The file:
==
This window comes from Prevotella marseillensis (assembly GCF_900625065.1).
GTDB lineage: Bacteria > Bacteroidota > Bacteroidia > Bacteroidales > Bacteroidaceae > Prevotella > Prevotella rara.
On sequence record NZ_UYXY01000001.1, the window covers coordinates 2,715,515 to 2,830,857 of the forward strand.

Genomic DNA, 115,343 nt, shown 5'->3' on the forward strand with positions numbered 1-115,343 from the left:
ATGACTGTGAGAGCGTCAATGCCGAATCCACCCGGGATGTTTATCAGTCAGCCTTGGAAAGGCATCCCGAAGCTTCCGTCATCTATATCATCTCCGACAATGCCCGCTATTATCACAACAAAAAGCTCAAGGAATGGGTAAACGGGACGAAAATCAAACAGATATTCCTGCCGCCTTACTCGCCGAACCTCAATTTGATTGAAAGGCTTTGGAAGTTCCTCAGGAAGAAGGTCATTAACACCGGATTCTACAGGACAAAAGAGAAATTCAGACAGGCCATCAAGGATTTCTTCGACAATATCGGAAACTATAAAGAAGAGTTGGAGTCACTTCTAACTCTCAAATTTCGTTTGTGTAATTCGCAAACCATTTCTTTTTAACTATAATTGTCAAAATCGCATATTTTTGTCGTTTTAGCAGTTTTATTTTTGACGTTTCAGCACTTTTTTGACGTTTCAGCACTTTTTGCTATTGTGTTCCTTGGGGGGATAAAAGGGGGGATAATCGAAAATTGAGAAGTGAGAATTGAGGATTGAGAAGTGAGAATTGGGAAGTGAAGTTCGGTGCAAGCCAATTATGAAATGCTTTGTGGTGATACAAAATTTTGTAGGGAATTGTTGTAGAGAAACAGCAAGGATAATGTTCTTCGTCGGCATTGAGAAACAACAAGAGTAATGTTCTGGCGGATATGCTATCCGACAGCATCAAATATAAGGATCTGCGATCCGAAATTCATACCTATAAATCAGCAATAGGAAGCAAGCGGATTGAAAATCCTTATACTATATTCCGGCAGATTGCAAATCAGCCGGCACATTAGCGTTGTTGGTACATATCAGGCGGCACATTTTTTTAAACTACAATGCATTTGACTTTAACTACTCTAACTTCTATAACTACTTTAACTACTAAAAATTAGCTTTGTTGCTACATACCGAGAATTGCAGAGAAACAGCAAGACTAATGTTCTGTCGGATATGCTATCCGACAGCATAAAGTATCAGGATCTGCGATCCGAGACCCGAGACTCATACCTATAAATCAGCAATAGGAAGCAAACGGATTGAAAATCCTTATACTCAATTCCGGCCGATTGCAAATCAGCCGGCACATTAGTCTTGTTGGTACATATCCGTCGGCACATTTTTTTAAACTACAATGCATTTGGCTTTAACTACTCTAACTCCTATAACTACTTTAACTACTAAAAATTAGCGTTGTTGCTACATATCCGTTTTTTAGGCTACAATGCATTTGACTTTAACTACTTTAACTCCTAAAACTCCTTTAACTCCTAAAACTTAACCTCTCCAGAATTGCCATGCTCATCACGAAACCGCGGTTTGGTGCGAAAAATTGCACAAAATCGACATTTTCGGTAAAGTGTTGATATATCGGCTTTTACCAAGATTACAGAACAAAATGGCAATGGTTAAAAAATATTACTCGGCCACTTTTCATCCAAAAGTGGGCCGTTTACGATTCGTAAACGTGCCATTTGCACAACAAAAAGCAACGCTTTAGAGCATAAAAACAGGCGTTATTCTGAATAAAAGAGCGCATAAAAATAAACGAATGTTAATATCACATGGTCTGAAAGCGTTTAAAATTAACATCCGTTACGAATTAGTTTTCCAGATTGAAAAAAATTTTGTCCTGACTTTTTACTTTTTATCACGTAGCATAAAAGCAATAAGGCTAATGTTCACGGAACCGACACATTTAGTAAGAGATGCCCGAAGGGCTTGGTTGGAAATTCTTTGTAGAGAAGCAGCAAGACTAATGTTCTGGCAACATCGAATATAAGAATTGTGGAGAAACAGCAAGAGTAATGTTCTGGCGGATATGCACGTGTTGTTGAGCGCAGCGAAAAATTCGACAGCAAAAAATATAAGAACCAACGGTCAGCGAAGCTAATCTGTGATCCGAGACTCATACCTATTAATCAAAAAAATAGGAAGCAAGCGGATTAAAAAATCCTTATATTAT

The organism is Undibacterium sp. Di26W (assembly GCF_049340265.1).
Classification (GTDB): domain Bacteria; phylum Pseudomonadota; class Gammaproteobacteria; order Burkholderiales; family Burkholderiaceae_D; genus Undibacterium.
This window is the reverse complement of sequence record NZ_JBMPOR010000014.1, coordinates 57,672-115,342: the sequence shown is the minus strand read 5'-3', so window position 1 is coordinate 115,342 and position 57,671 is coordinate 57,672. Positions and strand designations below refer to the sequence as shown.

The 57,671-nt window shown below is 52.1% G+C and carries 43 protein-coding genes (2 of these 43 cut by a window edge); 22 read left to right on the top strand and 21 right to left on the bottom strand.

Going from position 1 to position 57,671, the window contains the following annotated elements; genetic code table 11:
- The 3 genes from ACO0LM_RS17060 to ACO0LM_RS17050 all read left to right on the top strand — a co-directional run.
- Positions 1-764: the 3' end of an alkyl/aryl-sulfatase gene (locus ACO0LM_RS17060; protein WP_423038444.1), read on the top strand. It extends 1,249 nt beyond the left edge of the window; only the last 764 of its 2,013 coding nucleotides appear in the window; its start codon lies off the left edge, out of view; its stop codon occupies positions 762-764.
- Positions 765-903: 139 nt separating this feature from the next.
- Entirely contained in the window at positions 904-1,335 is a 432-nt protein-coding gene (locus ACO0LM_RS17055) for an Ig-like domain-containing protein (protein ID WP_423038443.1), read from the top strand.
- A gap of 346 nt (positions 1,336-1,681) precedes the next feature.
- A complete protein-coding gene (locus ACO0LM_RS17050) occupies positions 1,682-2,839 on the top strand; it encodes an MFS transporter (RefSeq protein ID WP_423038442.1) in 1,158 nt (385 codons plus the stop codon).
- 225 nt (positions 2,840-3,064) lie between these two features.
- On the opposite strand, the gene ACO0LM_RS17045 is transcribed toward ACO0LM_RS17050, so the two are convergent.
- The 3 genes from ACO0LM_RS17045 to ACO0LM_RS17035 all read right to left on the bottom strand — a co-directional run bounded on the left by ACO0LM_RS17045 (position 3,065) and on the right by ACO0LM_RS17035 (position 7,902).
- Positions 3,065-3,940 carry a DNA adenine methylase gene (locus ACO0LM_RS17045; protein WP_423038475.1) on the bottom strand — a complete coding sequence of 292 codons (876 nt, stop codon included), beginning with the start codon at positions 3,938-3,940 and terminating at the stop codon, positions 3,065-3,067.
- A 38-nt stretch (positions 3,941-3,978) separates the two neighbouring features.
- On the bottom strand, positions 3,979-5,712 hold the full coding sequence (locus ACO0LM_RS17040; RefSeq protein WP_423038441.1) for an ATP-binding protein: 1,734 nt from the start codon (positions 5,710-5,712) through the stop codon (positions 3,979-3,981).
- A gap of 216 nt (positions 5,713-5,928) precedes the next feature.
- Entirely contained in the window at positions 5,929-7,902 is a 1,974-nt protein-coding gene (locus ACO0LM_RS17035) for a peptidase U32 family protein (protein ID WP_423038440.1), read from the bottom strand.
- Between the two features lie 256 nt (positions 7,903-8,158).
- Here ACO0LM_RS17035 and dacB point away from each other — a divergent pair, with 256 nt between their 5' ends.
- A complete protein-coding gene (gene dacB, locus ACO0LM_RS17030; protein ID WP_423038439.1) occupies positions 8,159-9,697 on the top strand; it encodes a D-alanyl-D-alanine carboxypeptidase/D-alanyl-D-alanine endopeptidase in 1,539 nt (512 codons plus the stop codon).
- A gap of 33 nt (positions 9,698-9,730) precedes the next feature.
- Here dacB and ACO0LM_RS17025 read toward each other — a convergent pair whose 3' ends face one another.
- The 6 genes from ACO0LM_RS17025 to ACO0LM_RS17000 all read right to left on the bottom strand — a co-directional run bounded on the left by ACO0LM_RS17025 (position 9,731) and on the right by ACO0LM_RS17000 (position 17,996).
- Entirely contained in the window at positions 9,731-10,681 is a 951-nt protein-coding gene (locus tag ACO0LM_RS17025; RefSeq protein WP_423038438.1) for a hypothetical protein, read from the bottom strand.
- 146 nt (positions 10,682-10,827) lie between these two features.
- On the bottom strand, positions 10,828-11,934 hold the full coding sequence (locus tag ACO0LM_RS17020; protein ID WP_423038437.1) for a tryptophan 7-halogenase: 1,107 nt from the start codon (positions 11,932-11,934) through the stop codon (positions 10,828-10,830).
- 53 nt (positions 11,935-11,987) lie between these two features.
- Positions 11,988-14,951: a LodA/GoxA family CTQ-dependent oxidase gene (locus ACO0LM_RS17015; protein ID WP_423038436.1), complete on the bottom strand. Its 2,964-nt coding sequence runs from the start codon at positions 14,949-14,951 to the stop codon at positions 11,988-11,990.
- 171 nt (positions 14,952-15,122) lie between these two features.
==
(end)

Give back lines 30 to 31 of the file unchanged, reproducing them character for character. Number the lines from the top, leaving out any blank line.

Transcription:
- The 6 genes from ACO0LM_RS17025 to ACO0LM_RS17000 all read right to left on the bottom strand — a co-directional run bounded on the left by ACO0LM_RS17025 (position 9,731) and on the right by ACO0LM_RS17000 (position 17,996).
- Entirely contained in the window at positions 9,731-10,681 is a 951-nt protein-coding gene (locus tag ACO0LM_RS17025; RefSeq protein WP_423038438.1) for a hypothetical protein, read from the bottom strand.